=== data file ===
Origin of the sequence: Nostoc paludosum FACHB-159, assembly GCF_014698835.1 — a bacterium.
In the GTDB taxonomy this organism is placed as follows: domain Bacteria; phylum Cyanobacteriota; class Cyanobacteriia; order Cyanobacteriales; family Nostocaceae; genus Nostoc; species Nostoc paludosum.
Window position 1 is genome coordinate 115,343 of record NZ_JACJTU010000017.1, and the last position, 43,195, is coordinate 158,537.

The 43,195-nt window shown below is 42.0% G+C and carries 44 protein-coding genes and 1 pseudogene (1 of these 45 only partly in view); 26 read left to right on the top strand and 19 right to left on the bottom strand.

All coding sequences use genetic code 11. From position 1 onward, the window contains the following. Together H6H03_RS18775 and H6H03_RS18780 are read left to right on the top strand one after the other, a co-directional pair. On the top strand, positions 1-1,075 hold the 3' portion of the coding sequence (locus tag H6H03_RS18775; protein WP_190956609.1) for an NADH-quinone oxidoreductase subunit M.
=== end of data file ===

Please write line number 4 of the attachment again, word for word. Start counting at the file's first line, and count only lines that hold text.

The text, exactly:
The 43,195-nt window shown below is 42.0% G+C and carries 44 protein-coding genes and 1 pseudogene (1 of these 45 only partly in view); 26 read left to right on the top strand and 19 right to left on the bottom strand.